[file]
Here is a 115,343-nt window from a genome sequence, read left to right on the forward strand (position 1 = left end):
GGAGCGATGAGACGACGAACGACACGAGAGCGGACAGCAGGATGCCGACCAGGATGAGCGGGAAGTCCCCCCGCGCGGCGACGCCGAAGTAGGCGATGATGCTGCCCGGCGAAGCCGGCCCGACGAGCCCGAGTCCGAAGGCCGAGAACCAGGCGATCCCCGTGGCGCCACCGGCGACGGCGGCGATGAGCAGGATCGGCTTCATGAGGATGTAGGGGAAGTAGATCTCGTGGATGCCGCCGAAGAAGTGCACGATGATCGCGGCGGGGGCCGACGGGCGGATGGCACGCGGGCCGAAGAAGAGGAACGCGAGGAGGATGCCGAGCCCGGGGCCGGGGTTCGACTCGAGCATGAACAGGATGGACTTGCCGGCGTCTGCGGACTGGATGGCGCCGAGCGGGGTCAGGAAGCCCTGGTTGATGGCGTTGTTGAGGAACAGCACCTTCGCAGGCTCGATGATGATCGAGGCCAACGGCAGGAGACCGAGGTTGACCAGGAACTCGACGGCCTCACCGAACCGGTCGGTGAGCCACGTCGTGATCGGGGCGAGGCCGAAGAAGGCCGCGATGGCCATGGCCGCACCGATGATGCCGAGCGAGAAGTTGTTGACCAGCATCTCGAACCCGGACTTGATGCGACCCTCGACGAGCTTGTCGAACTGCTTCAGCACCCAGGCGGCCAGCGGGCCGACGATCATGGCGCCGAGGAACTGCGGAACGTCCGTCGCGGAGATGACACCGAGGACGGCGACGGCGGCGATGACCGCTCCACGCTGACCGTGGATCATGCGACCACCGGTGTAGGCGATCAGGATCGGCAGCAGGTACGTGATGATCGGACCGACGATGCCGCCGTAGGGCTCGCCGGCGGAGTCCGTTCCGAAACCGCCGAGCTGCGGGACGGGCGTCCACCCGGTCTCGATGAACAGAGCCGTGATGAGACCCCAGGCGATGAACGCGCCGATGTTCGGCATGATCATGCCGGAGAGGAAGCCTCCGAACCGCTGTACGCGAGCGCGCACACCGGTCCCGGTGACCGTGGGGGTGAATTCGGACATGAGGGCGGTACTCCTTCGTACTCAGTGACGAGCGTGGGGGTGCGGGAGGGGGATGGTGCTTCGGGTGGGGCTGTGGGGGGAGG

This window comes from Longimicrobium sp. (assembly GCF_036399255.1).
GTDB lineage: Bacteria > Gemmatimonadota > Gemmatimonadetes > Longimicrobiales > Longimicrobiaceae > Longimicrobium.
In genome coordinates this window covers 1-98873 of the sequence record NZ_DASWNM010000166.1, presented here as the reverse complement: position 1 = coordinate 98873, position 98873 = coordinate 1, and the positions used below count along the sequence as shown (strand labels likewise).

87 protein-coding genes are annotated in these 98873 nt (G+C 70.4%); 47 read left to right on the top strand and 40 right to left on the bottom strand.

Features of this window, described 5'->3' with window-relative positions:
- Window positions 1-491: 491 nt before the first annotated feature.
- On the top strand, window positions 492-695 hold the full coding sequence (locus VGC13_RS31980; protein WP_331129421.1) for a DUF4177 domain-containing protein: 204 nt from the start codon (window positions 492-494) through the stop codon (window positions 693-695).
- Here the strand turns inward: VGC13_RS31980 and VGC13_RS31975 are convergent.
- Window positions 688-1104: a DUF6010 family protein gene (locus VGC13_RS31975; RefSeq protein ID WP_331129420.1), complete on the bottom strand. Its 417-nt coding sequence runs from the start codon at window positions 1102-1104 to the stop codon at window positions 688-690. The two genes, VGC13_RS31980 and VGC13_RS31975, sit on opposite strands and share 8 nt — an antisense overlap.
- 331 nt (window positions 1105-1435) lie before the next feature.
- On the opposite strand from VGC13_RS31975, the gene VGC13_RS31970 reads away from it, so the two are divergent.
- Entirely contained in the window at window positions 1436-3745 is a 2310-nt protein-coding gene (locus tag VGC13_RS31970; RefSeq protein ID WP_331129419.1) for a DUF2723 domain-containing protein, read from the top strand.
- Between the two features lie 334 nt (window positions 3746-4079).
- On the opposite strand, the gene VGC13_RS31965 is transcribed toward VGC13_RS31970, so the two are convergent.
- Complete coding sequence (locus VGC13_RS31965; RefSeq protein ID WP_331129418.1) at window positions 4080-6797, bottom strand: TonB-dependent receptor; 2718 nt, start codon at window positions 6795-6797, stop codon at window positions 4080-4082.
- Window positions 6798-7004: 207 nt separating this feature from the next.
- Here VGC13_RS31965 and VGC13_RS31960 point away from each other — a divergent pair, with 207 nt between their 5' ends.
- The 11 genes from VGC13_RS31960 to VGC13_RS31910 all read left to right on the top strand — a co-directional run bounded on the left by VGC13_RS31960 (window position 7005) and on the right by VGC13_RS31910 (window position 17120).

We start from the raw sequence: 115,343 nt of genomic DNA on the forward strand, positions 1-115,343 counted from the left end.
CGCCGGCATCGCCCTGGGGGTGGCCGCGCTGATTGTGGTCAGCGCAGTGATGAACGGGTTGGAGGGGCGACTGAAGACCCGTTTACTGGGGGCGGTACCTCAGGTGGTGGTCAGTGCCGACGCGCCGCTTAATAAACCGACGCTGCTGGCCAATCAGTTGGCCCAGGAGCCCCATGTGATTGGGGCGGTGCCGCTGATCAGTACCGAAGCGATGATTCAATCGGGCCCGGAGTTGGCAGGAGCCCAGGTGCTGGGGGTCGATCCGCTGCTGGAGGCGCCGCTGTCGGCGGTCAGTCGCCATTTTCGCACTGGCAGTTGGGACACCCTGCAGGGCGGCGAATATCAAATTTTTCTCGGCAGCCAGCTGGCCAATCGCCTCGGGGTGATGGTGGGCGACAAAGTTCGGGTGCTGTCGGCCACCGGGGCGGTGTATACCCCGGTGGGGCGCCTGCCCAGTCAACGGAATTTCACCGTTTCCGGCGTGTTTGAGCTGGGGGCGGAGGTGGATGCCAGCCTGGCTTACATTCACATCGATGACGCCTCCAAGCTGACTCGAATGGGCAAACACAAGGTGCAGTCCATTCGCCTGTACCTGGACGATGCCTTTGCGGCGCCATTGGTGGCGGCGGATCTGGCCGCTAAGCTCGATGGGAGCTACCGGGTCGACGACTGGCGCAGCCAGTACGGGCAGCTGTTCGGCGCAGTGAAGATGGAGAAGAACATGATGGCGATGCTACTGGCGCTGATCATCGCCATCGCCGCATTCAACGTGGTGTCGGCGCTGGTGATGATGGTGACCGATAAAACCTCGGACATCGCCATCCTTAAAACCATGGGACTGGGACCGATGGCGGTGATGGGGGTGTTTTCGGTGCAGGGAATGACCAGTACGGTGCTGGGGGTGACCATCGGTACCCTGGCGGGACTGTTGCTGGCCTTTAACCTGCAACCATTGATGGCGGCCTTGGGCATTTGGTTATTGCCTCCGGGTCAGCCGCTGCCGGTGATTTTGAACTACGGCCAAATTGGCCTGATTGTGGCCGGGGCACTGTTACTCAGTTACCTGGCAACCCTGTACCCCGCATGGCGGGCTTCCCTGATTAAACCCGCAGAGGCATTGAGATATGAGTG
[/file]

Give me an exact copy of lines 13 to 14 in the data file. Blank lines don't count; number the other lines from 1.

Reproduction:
- On the opposite strand from VGC13_RS31975, the gene VGC13_RS31970 reads away from it, so the two are divergent.
- Entirely contained in the window at window positions 1436-3745 is a 2310-nt protein-coding gene (locus tag VGC13_RS31970; RefSeq protein ID WP_331129419.1) for a DUF2723 domain-containing protein, read from the top strand.